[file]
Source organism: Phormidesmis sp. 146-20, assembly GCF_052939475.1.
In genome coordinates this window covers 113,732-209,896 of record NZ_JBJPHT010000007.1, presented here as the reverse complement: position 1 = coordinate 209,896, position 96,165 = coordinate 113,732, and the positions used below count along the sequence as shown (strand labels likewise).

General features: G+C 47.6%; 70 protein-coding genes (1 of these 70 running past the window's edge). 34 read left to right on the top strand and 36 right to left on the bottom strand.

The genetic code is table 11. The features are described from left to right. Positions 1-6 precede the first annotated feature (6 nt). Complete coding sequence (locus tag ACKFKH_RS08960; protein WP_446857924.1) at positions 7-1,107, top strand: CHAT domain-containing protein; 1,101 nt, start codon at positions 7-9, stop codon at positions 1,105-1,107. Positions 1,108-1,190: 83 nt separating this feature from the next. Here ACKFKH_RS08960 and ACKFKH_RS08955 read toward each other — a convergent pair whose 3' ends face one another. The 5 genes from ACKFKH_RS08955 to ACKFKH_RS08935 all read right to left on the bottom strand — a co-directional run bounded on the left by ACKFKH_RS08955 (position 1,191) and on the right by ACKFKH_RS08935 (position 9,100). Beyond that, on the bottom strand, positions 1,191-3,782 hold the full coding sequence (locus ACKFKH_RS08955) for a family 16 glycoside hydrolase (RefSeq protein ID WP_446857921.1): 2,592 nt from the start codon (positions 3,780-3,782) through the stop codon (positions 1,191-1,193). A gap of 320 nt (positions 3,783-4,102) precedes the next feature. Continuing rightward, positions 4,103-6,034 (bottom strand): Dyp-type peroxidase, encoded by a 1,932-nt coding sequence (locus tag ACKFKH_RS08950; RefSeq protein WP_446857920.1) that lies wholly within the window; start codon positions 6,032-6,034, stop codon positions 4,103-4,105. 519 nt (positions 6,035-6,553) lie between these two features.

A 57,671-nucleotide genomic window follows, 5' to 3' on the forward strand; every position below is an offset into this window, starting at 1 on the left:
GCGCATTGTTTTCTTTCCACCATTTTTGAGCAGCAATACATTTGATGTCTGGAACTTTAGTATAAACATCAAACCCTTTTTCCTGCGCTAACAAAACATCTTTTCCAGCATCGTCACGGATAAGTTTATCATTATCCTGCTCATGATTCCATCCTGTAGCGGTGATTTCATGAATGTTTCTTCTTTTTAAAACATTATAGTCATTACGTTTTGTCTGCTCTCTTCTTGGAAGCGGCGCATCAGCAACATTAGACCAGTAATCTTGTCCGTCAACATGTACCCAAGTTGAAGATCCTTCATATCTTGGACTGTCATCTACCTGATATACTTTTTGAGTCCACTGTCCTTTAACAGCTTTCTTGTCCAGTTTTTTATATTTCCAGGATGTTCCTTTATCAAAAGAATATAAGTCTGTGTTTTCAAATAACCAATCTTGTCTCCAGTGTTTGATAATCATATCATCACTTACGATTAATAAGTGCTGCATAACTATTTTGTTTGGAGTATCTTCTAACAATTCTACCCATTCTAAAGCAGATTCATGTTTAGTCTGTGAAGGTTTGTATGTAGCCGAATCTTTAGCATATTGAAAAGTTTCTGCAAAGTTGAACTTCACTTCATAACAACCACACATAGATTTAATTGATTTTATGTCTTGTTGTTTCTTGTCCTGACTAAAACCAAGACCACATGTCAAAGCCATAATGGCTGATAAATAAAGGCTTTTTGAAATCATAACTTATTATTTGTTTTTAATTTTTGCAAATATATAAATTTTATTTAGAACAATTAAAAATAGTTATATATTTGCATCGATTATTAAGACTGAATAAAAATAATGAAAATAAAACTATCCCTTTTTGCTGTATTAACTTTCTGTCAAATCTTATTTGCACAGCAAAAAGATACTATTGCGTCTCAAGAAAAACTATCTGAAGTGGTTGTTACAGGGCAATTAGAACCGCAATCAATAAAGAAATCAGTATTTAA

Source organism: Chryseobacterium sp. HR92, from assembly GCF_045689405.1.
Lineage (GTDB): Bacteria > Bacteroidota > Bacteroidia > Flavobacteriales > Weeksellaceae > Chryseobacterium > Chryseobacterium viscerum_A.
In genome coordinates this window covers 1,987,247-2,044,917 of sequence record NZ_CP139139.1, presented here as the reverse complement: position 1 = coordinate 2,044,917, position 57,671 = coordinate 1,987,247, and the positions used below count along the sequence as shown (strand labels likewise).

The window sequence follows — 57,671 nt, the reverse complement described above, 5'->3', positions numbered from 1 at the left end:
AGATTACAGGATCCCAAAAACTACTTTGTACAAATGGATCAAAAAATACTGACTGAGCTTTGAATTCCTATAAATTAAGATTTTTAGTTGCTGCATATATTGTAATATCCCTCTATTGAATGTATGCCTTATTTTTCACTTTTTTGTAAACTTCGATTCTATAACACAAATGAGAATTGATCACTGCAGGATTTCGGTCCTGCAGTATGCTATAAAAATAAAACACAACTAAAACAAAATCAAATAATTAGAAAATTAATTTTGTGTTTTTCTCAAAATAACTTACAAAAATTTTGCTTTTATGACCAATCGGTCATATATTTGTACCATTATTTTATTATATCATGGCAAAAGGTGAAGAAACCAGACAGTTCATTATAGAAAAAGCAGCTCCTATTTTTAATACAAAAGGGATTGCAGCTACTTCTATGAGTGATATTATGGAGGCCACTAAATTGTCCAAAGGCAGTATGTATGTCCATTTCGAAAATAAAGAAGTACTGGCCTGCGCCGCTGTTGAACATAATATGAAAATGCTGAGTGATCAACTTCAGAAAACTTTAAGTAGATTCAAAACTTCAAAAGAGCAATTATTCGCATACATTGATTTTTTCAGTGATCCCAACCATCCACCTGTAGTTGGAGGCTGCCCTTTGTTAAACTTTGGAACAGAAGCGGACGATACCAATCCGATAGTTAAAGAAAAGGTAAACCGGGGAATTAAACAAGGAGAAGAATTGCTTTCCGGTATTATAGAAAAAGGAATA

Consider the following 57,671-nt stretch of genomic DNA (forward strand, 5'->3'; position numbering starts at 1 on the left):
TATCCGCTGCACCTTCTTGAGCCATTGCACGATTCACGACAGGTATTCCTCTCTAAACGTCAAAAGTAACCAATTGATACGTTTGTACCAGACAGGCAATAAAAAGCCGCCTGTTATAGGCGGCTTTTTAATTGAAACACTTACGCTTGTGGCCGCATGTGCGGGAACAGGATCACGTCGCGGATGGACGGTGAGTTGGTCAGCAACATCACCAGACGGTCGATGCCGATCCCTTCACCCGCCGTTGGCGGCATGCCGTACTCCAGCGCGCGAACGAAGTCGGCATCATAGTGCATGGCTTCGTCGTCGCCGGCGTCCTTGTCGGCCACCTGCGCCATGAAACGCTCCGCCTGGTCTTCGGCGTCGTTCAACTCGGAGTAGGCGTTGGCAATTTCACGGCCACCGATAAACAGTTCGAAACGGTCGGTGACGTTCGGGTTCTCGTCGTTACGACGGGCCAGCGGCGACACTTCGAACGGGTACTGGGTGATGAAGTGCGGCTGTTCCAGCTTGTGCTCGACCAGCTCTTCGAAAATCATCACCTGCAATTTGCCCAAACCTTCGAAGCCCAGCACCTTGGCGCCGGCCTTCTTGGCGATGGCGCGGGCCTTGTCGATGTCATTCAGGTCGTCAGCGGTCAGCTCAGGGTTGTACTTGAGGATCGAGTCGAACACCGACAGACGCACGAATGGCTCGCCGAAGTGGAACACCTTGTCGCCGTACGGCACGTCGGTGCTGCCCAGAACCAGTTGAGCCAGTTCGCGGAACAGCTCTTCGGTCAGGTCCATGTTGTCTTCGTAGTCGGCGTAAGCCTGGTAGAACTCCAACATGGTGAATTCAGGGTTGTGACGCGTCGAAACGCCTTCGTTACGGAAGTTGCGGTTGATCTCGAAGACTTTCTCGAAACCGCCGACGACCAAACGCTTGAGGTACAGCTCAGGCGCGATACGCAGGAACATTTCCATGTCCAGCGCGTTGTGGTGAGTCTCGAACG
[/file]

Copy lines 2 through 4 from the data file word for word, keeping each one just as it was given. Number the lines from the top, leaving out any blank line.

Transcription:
In genome coordinates this window covers 113,732-209,896 of record NZ_JBJPHT010000007.1, presented here as the reverse complement: position 1 = coordinate 209,896, position 96,165 = coordinate 113,732, and the positions used below count along the sequence as shown (strand labels likewise).

General features: G+C 47.6%; 70 protein-coding genes (1 of these 70 running past the window's edge). 34 read left to right on the top strand and 36 right to left on the bottom strand.

The genetic code is table 11. The features are described from left to right. Positions 1-6 precede the first annotated feature (6 nt). Complete coding sequence (locus tag ACKFKH_RS08960; protein WP_446857924.1) at positions 7-1,107, top strand: CHAT domain-containing protein; 1,101 nt, start codon at positions 7-9, stop codon at positions 1,105-1,107. Positions 1,108-1,190: 83 nt separating this feature from the next. Here ACKFKH_RS08960 and ACKFKH_RS08955 read toward each other — a convergent pair whose 3' ends face one another. The 5 genes from ACKFKH_RS08955 to ACKFKH_RS08935 all read right to left on the bottom strand — a co-directional run bounded on the left by ACKFKH_RS08955 (position 1,191) and on the right by ACKFKH_RS08935 (position 9,100). Beyond that, on the bottom strand, positions 1,191-3,782 hold the full coding sequence (locus ACKFKH_RS08955) for a family 16 glycoside hydrolase (RefSeq protein ID WP_446857921.1): 2,592 nt from the start codon (positions 3,780-3,782) through the stop codon (positions 1,191-1,193). A gap of 320 nt (positions 3,783-4,102) precedes the next feature. Continuing rightward, positions 4,103-6,034 (bottom strand): Dyp-type peroxidase, encoded by a 1,932-nt coding sequence (locus tag ACKFKH_RS08950; RefSeq protein WP_446857920.1) that lies wholly within the window; start codon positions 6,032-6,034, stop codon positions 4,103-4,105. 519 nt (positions 6,035-6,553) lie between these two features.